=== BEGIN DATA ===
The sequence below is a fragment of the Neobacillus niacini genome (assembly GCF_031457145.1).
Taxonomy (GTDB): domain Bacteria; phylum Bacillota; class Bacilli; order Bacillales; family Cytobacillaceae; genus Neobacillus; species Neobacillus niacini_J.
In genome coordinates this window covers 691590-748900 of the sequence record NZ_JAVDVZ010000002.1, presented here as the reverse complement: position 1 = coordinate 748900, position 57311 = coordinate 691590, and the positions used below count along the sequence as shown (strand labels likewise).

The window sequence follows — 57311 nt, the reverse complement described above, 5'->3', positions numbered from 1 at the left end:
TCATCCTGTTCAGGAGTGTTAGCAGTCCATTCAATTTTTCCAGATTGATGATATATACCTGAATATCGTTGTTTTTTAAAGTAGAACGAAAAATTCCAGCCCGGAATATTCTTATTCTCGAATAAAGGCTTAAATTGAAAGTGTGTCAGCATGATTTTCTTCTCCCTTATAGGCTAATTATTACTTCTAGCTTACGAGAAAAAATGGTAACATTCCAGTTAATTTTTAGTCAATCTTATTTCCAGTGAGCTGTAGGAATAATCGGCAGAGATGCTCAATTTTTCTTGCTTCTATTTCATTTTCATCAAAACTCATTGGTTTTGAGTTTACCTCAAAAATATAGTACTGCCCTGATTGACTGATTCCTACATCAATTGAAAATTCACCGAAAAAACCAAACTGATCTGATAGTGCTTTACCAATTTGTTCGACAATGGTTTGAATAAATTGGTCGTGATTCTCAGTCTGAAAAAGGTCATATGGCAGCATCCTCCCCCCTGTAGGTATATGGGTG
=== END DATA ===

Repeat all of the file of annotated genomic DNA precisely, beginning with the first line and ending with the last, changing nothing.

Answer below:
The sequence below is a fragment of the Neobacillus niacini genome (assembly GCF_031457145.1).
Taxonomy (GTDB): domain Bacteria; phylum Bacillota; class Bacilli; order Bacillales; family Cytobacillaceae; genus Neobacillus; species Neobacillus niacini_J.
In genome coordinates this window covers 691590-748900 of the sequence record NZ_JAVDVZ010000002.1, presented here as the reverse complement: position 1 = coordinate 748900, position 57311 = coordinate 691590, and the positions used below count along the sequence as shown (strand labels likewise).

The window sequence follows — 57311 nt, the reverse complement described above, 5'->3', positions numbered from 1 at the left end:
TCATCCTGTTCAGGAGTGTTAGCAGTCCATTCAATTTTTCCAGATTGATGATATATACCTGAATATCGTTGTTTTTTAAAGTAGAACGAAAAATTCCAGCCCGGAATATTCTTATTCTCGAATAAAGGCTTAAATTGAAAGTGTGTCAGCATGATTTTCTTCTCCCTTATAGGCTAATTATTACTTCTAGCTTACGAGAAAAAATGGTAACATTCCAGTTAATTTTTAGTCAATCTTATTTCCAGTGAGCTGTAGGAATAATCGGCAGAGATGCTCAATTTTTCTTGCTTCTATTTCATTTTCATCAAAACTCATTGGTTTTGAGTTTACCTCAAAAATATAGTACTGCCCTGATTGACTGATTCCTACATCAATTGAAAATTCACCGAAAAAACCAAACTGATCTGATAGTGCTTTACCAATTTGTTCGACAATGGTTTGAATAAATTGGTCGTGATTCTCAGTCTGAAAAAGGTCATATGGCAGCATCCTCCCCCCTGTAGGTATATGGGTG